And since both Democrats Freeman and Moore consider Republican Miloscia a mentor, this scenario isn’t as far-fetched as non-political observers might think. But whether he is in the race or not, who would Freeman endorse? His mentor Miloscia or Democrat Song?

Several Democrats believe Moore is very politically ambitious and they are troubled by his support for Miloscia after they supported him for the Council. He has also supported conservative candidates in the past. Some have wondered if Moore might change parties. Moore says no, but he still may run into difficulties within the party. One said supporting Miloscia would hurt him in the future, and another said some Democrats felt used.

And let’s not forget about Democrat Flygare, who dropped out of the Senate race for party unity.  Rumors persist that he has talked to the Republicans about switching parties. He says absolutely not.

Several other Democrats don’t believe the rumor either, and note his father-in-law was long-time Democratic state Sen. Frank Warnke. However, there is still some thought that if Freeman drops out, Flygare could jump in even if it means a primary battle.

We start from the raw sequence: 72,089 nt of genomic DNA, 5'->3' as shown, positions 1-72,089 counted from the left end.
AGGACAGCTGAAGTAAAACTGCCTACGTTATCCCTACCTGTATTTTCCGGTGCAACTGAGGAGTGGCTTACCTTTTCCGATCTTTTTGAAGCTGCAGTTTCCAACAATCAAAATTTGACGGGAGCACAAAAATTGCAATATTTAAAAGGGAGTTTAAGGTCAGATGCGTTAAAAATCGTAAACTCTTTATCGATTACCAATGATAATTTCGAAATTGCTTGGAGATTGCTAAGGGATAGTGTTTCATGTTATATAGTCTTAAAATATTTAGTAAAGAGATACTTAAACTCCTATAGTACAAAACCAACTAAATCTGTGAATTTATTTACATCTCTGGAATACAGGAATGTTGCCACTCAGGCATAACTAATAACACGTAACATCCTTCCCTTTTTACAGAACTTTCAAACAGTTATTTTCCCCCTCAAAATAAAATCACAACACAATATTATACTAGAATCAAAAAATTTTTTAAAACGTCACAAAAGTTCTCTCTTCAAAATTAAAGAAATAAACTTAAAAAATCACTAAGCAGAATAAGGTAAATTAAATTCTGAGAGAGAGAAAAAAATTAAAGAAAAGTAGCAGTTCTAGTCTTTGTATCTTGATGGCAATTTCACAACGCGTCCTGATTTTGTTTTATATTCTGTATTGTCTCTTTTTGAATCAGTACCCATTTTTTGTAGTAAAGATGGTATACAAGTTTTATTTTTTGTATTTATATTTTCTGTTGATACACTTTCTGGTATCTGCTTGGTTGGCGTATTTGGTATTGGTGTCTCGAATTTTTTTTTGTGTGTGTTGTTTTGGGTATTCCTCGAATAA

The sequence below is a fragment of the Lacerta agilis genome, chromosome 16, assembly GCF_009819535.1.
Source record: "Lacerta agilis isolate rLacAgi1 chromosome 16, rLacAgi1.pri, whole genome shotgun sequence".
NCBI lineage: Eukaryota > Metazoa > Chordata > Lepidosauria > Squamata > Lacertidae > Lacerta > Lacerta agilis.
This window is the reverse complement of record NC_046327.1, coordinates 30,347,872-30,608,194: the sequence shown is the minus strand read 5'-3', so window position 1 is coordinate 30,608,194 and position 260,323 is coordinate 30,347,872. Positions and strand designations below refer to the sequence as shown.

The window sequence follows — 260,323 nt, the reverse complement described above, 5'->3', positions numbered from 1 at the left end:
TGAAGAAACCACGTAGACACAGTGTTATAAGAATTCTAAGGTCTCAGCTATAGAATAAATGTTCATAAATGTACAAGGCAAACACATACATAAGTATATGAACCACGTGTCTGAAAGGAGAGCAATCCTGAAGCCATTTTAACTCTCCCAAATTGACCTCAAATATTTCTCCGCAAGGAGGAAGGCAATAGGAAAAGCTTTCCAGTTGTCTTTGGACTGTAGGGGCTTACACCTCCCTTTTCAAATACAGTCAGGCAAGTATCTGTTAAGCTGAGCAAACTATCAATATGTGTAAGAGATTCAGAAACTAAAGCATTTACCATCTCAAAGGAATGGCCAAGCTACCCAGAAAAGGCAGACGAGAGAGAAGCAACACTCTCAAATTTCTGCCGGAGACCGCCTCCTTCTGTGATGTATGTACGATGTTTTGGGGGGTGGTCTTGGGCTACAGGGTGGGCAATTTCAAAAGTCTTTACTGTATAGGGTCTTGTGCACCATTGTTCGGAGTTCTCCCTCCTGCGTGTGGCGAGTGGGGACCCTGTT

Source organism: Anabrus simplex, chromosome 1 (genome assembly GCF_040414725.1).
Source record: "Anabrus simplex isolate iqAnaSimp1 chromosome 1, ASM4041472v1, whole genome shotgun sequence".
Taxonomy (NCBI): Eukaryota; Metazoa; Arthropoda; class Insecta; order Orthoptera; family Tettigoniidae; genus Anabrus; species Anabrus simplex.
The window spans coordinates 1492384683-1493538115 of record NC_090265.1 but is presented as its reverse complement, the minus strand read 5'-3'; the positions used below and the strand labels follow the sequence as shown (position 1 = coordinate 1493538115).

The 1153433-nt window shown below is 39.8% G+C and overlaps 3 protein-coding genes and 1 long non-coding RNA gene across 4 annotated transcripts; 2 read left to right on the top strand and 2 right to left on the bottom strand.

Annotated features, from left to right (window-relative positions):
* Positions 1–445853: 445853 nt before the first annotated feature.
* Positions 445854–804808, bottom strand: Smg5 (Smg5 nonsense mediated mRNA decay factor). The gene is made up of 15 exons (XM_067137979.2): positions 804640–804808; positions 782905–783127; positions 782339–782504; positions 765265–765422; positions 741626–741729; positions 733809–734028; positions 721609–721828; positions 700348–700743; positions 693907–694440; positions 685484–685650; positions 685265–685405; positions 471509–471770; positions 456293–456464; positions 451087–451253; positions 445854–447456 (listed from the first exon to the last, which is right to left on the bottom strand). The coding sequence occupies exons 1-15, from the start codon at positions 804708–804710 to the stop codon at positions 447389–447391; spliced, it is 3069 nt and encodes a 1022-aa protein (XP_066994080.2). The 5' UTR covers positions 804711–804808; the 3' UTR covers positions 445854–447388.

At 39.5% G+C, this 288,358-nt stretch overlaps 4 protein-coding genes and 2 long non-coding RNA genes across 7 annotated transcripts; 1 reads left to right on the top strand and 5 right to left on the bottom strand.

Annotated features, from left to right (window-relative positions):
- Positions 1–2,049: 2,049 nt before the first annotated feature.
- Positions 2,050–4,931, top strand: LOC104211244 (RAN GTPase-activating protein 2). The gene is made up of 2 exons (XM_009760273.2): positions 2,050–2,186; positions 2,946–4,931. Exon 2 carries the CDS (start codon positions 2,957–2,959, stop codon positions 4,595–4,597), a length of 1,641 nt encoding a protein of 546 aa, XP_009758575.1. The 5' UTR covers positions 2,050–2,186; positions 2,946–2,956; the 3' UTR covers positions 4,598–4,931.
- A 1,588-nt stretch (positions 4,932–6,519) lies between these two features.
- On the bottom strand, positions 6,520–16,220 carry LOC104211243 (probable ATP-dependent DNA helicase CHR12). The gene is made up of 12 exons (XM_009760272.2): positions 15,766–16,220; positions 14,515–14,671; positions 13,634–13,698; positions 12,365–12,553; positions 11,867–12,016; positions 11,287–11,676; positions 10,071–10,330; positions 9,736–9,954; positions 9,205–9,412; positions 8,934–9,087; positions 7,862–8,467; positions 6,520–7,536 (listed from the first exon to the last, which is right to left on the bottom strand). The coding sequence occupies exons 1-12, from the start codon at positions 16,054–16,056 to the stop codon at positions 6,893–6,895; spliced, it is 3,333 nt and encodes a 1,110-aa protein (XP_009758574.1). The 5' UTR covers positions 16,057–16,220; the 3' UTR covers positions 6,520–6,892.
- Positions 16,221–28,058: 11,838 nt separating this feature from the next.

Also, don’t forget that Republican House member Linda Kochmar is running for reelection and is being challenged by Democrat Greg Baruso, although so far it has lacked the intrigue of the other races. Kochmar has been courting Democratic votes and there were some Democrats at her kick-off that will start more rumors.

I will admit to some tongue-in-cheek commentary in this column because of all the twists and turns. Partisan politics is serious business to party activists and this election season may test relationships, party loyalty and future party support.

There you have the current rumor mill and behind-the-scenes maneuvering. What will actually happen?

We won’t know until it plays itself out. But if you learn anything in politics, it is that ambition and opportunity make for some shocking and sometimes unpredictable moves. I hope you wrote all that down. Now tape it to your refrigerator so you can keep track.

Bob Roegner is a former mayor of Auburn: bjroegner@comcast.net.